Throughout his political and academic careers Drinan was a prolific writer. He wrote numerous books, including Religion, the Courts and Public Policy (1963); Democracy, Dissent and Disorder (1969); Vietnam and Armageddon (1970); and Honor The Promise: America's Commitment to Israel (1977). He also wrote many magazine and journal articles, book reviews, and letters to the editor. He served as the corresponding editor to America for National Catholic Weekly from 1958-70, and also as the editor in chief of Family Law Quarterly from 1967-70.
Drinan spent the latter part of his life traveling extensively, going to Southeast Asia, Africa, and South and Central America. He died on January 28, 2007 at the age of 86.
Cunningham, John O. "US Representative Robert F. Drinan, SJ."BC Law: Boston College Law School Magazine, Vol. 25, No. 1 (Winter 2017): 23.
Feeney, Mark. "Rev. Drinan, first priest elected as voting member of Congress, dies." The Boston Globe, January 28, 2007.
Frost, Greg. "Former Law School Dean Fr. Drinan Dies at 86." The Boston College Chronicle, February 1, 2007.
Katz, Sanford N. "In Memoriam - Robert F. Drinan, S.J., 1920-2007." Family Life Quarterly 40, no. 4 (Winter 2007): ix-xii.
219.5 Linear Feet (201 containers)
Language of Materials
These papers document the legislative career of Robert F. Drinan, SJ, Democratic Representative in the U.S. House from the Massachusetts 3rd District (later the 4th) from 1971-1981. The collection includes correspondence, committee files, legislative files, campaign materials, district files, speeches, photographs, and audio and video recordings.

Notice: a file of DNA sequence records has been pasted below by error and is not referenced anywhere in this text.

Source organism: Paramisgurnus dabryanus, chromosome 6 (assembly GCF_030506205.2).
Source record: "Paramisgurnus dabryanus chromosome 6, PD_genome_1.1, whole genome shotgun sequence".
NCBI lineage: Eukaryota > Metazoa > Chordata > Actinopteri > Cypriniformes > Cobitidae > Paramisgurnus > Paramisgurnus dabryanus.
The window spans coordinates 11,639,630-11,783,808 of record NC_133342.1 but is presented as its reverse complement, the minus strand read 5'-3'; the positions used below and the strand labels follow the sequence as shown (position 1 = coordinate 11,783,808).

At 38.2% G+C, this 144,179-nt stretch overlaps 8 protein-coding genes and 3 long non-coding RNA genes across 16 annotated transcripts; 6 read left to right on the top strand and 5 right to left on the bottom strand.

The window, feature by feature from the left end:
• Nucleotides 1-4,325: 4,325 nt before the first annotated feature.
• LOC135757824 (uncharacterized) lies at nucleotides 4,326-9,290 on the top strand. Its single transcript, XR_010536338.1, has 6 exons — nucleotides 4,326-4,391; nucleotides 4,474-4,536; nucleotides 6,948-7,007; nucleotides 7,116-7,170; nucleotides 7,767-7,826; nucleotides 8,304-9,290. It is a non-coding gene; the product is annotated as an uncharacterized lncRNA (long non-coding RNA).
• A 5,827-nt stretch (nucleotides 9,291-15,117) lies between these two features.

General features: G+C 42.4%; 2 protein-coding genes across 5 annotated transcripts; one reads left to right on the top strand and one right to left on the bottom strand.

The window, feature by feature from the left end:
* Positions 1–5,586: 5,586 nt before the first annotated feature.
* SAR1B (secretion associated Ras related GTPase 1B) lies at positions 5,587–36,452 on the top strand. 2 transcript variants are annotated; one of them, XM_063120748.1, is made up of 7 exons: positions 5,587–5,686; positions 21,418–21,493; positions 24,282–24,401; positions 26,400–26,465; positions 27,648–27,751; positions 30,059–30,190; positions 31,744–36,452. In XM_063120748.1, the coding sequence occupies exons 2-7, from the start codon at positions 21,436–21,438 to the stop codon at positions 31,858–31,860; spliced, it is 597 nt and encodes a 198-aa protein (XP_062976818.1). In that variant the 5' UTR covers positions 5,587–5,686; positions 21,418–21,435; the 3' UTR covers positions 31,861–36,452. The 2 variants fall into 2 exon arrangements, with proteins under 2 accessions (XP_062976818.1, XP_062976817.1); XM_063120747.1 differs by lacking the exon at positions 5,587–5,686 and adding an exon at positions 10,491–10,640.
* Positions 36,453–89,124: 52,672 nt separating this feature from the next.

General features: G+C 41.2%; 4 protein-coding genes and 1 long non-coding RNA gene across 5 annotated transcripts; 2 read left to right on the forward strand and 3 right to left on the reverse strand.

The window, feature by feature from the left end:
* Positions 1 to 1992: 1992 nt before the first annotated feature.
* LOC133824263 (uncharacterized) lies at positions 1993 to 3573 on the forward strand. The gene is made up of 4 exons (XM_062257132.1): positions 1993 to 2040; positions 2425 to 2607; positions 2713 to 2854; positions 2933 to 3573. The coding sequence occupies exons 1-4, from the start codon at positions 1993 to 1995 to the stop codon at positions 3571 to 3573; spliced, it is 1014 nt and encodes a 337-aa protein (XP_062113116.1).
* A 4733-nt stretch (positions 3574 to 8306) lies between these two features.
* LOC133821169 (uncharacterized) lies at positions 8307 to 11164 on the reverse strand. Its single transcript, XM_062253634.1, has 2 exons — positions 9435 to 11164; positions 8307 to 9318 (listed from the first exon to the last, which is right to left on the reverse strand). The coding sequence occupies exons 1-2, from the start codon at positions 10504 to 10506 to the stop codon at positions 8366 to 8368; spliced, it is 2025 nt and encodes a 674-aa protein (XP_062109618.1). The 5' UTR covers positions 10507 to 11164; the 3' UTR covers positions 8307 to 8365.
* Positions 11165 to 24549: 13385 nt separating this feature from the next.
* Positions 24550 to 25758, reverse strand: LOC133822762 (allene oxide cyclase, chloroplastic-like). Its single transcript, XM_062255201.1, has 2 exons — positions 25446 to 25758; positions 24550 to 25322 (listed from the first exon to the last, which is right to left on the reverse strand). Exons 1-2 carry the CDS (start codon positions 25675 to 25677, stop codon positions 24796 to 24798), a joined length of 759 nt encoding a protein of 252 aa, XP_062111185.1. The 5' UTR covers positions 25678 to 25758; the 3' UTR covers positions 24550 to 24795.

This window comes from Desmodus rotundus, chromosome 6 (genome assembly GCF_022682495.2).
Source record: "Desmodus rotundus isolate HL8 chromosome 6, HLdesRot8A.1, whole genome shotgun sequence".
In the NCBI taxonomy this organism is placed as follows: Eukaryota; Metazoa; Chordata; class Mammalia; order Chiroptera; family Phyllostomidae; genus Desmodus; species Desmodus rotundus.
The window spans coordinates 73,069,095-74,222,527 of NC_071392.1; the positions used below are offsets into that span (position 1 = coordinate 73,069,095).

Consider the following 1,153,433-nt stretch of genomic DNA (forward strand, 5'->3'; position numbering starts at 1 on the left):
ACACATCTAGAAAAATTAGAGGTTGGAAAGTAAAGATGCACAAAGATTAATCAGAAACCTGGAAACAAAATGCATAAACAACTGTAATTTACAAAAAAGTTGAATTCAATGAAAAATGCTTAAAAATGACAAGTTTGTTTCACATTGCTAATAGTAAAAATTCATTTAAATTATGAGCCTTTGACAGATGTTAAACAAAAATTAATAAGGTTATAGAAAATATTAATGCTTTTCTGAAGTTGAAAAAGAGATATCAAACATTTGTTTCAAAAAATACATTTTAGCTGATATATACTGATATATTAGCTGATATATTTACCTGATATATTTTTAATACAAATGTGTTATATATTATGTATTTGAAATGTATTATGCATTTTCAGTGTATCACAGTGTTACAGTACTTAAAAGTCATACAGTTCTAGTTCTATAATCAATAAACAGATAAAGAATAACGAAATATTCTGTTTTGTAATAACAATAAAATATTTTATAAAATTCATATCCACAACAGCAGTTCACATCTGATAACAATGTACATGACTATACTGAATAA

The collection is arranged into fifteen series: I. Artifacts and ephemera, II. Bills, III. Campaigns, IV. Committee files, V. District files, VI. Executive Branch correspondence, VII. General correspondence, VIII. Jewish and Israeli relations, IX. Legislative correspondence, X. Legislative files, XI. Photographs, XII. Public relations, XIII. Speeches and writings, XIV. Subject files, and XV. Watergate and Nixon impeachment investigation.
Gift of Robert F. Drinan, SJ in multiple accessions, 1986-1993. Additional materials received from Francis Sweeney, SJ in 1992, Helen Drinan in 1996, J. A. Appleyard in 2015, and Ken Bresler in 2017.
Published works associated with this collection have been transferred within the Burns Library and can be found in the Boston College Library catalog.
These papers have been minimally processed. The inventory lists folder ranges within each box, except for select series that have been processed in more detail.
- Drinan, Robert F. (Person)
- Drinan, Robert F. (Person)
- Sweeney, Francis, 1916-2002 (Person)
- Drinan, Helen (Person)
- Appleyard, J. A. (Joseph Albert) (Person)
- Bresler, Kenneth (Person)
- Robert F. Drinan, SJ Congressional Papers
- Sarah K. Nytroe, 2008, and Ayoola White
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- Describing Archives: A Content Standard